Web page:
To understand hearing loss, we must know some about the way we hear. We hear in two ways: by conduction of sound energy; and via neural pathways to the brain leading from our cochlea.
Sound ways travel through the air, water, walls, practically all things.
Our Outer (Pinna) and Middle Ear and Skull collect sound waves and conduct them to our organ of hearing, the cochlea.
Within the cochlea, the mechanical energy is transformed into chemo-electrical signals that are transmitted via the Vestibular Nerve to the brain.
Hearing loss occurs when either the conductive component is disturbed and/or the chemo-electrical system malfunctions. If the conductive component is interrupted, a "conductive hearing loss" has occurred. Should the chemo-electric system fail, a "sensory neural" hearing loss has been diagnosed.
The outer ear (Pinna) collects sound waves and feeds them into the external ear canal. The ear drum absorbs this energy and transfers it into the MIDDLE EAR via a chain of tiny bones called the Ossicular Chain. There are three bones making up this chain: The Malleus (Hammer), the Incus (Anvil) and the Stapes (Stirrup).
If the ear drum is damaged, or the connection (joint) between these three bone become separated, or should any or all of these bones become damaged or diseased, a Conductive Hearing Loss occurs. If a person experiences a sudden onset hearing loss, a hearing professional should be seen, an Audiologist or an Ear, Nose, Throat Surgeon. The professional will test your hearing and isolate where the loss is.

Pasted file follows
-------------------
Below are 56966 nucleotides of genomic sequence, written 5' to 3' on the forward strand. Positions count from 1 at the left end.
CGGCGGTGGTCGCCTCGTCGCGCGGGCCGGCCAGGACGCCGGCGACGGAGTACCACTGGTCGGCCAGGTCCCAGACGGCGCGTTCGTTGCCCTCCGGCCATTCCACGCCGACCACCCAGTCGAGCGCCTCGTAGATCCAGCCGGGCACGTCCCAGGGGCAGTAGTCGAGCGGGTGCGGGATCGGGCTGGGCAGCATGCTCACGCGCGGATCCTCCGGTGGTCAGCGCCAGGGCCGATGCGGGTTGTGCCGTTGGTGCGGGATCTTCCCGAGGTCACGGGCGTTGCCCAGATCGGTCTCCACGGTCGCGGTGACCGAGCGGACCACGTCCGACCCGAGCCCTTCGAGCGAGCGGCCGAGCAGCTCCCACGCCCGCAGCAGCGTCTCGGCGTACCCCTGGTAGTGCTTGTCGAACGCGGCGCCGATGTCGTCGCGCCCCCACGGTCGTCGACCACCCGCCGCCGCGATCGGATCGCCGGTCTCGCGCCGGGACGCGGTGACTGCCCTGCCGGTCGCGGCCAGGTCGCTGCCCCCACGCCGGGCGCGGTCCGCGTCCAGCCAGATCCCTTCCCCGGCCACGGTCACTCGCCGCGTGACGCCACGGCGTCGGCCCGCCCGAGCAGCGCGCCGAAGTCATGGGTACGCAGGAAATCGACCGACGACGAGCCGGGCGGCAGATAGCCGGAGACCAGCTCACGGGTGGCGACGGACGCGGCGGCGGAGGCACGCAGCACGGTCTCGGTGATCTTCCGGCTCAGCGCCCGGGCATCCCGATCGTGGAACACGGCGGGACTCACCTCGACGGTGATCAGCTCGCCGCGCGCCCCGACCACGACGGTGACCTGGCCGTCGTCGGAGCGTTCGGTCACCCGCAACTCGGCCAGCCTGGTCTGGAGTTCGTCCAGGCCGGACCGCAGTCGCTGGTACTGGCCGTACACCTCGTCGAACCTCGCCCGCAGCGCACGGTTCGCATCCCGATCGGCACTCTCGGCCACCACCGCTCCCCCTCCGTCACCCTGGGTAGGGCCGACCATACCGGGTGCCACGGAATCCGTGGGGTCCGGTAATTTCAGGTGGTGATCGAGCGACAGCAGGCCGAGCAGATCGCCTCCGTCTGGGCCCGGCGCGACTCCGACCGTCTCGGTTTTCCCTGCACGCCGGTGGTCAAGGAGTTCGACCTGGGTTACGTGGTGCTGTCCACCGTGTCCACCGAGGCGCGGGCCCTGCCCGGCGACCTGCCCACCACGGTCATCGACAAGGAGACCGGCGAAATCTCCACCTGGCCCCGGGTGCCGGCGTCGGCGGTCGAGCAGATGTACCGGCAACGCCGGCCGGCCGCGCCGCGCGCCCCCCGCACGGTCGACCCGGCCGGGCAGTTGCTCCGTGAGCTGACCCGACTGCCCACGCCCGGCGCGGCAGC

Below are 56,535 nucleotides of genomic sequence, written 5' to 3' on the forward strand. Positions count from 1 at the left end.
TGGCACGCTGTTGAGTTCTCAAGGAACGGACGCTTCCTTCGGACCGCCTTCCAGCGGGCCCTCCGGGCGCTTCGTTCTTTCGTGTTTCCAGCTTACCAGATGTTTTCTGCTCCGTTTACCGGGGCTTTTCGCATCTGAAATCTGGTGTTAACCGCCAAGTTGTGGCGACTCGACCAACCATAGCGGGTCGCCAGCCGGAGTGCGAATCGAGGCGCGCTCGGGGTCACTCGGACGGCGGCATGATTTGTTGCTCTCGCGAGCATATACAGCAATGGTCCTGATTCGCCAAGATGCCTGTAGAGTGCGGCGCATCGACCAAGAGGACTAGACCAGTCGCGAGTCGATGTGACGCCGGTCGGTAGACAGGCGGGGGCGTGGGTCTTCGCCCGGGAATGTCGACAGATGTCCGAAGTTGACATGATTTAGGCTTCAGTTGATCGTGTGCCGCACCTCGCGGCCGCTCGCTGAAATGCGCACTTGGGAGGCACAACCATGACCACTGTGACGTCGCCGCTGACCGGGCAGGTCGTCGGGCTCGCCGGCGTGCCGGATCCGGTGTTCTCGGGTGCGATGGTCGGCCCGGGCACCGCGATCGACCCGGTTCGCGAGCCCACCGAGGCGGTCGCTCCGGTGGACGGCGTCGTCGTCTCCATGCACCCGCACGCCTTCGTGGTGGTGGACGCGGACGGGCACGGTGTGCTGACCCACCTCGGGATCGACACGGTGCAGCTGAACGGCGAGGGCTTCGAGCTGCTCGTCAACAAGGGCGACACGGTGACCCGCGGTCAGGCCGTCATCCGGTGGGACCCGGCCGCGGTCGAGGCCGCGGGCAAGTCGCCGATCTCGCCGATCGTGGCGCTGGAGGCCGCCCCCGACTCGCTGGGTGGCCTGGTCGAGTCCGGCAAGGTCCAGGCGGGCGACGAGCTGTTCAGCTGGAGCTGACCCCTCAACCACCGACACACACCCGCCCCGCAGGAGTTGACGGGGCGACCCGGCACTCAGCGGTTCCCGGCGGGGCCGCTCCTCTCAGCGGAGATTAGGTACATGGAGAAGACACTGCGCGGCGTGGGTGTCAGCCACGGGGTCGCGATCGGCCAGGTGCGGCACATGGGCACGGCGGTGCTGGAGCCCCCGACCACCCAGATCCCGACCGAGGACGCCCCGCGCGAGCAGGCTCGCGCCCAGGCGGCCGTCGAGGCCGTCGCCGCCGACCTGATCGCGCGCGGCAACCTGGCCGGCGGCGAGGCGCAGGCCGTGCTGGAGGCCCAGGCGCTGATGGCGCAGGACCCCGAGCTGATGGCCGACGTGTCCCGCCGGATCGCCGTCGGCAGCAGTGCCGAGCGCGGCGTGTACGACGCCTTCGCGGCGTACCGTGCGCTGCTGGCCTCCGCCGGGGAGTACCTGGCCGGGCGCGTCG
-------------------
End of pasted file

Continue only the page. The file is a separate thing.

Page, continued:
If a conductive loss is diagnosed, and the drum and bones of the middle ear be damaged, the ENT Surgeon may suggest a surgical procedure, termed a “Tympanoplasty”. This surgical procedure is performed to replace or fix the ear drum and/or replace one, two or all three of tiny bones in the middle ear. Implants made from bone, titanium or Hydroxylapatite are used to replace the tiny bones. If you wish to see these implants, please see our online catalog for Total or Partial Ossicular Replacement Prostheses. A hearing aid, may also help restore better hearing.
Most human beings naturally loose their hearing during the aging process. The term for this natural loss in hearing ability is called “presbycusis”. Often, hearing aids can restore much of the hearing loss brought about by presbycusis.
Due to technology advances in music players and cell phones, many people are delivering constant and loud energy levels to their cochleae. It is felt that over time, these loud sound levels can damage the sensory neural component of hearing.
Alexander Graham Bell Association for the Deaf
3417 Volta Place, NW
Washington, D.C. 20007-2778
American Society for Deaf Children
3820 Hartzdale Drive
Camp Hill, PA 17011
American Tinnitus Association
P.O. Box 5
Portland, OR 97207-0005
Association of Medical Professionals With Hearing Losses
Hearing Loss Association of America
7910 Woodmont Avenue, Suite 1200
Bethesda, MD 20814